I read this somewhere - An Ethernet frame has a minimum size of 64 bytes because anything that is shorter than the 64 byte minimum is interpreted by receiving station as a frame resulting from a collision. This allows the receiving station to inform the transmitting station that a collision has resulted, hence it backs off and begins a re-transmission at an arbitrary time. I am able to comprehend the overall idea. Could you please explain it ?

  • @FrankThomas Hopefully the signal doesn't ( significantly) bounce back but is absorbed by a terminating resistor.
    – jlliagre
    Nov 5, 2016 at 23:17
  • Is this for class? Gigabit Ethernet is always full duplex, so it doesn't use CSMA/CD.
    – Spiff
    Nov 6, 2016 at 8:37
  • en.wikipedia.org/wiki/…
    – Mokubai
    Nov 6, 2016 at 8:52

1 Answer 1


The minimum frame size on Ethernet is so that by the time the beginning of a frame gets all the way across a maximum-width network, if a collision is detected there on the far side of the network, there's still enough time for the jam signal (collision detection notification) to make it all the way back across the network while the transmitter is still transmitting, so that the transmitter will receive the jam signal and know it got collided with so it will have to retransmit.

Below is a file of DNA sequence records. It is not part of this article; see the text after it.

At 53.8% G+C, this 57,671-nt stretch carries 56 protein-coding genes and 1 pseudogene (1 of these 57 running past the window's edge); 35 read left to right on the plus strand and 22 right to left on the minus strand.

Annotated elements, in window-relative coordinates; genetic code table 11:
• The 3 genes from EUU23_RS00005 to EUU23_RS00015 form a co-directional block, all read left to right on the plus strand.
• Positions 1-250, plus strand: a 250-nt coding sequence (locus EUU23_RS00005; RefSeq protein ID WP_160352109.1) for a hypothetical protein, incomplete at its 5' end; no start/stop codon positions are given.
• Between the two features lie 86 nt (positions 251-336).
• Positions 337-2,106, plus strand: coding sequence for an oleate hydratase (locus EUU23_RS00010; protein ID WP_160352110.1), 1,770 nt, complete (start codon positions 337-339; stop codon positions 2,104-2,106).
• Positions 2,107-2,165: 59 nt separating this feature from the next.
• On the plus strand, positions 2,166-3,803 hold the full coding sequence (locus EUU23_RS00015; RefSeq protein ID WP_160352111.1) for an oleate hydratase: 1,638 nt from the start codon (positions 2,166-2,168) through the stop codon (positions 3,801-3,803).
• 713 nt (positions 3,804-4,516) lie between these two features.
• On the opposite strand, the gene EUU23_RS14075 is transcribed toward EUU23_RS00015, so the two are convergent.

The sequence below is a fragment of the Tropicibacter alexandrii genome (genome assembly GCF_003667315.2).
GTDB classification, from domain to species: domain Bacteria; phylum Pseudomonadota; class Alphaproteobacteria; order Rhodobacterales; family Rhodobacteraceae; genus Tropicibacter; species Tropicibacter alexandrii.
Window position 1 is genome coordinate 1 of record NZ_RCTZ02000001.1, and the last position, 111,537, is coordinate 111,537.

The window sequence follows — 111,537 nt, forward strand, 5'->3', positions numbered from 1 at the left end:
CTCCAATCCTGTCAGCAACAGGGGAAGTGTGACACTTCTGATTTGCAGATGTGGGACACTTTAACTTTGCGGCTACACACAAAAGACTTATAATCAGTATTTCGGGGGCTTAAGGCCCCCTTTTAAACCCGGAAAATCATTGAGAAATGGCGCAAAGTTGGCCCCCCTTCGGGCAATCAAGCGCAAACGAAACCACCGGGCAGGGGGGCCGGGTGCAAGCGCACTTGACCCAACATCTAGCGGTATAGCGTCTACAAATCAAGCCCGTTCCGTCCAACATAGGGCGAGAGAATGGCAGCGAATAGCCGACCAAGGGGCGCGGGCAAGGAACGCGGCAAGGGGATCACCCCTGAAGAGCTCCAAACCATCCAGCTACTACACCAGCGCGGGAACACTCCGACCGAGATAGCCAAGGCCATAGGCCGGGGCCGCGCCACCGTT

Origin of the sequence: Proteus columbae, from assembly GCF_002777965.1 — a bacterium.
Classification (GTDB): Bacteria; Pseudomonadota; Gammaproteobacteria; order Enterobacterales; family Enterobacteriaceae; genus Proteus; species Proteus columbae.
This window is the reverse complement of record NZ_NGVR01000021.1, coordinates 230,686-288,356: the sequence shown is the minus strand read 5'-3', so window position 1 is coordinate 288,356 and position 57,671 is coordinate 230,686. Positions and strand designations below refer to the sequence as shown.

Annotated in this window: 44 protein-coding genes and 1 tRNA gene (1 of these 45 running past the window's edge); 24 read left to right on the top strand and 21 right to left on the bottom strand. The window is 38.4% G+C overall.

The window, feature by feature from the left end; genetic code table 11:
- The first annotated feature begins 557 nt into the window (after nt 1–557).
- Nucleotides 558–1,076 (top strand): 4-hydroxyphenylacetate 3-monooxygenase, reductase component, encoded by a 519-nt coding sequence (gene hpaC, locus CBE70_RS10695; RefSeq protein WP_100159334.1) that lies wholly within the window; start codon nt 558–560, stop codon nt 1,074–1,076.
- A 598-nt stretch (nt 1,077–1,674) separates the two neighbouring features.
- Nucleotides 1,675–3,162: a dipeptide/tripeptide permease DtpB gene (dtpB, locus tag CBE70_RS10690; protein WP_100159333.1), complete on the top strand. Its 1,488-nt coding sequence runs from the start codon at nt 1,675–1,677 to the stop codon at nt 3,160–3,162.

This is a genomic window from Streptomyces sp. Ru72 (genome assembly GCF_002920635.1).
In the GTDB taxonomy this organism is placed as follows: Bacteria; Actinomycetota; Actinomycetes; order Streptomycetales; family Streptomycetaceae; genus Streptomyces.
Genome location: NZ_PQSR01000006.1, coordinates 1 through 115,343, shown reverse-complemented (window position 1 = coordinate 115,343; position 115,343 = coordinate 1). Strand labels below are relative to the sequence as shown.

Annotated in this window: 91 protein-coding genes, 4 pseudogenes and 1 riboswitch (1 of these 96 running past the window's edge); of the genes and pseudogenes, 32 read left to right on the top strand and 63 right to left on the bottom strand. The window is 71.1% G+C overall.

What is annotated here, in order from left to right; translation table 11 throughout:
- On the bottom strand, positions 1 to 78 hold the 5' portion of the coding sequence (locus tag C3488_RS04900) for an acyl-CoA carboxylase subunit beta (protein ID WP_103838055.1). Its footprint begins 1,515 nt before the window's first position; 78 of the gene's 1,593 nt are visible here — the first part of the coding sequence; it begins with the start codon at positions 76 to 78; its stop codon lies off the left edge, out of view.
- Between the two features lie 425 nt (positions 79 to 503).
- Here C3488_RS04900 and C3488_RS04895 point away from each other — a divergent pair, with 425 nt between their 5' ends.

Anything below 64 bytes is just considered a runt (a buggy transmission) and ignored. Runts are not collisions and do not trigger retransmissions.

But this is all pretty much moot as nobody runs hubs anymore, since Gigabit Ethernet requires switches. So today's networks are always full duplex and CSMA/CD is a thing of the past.

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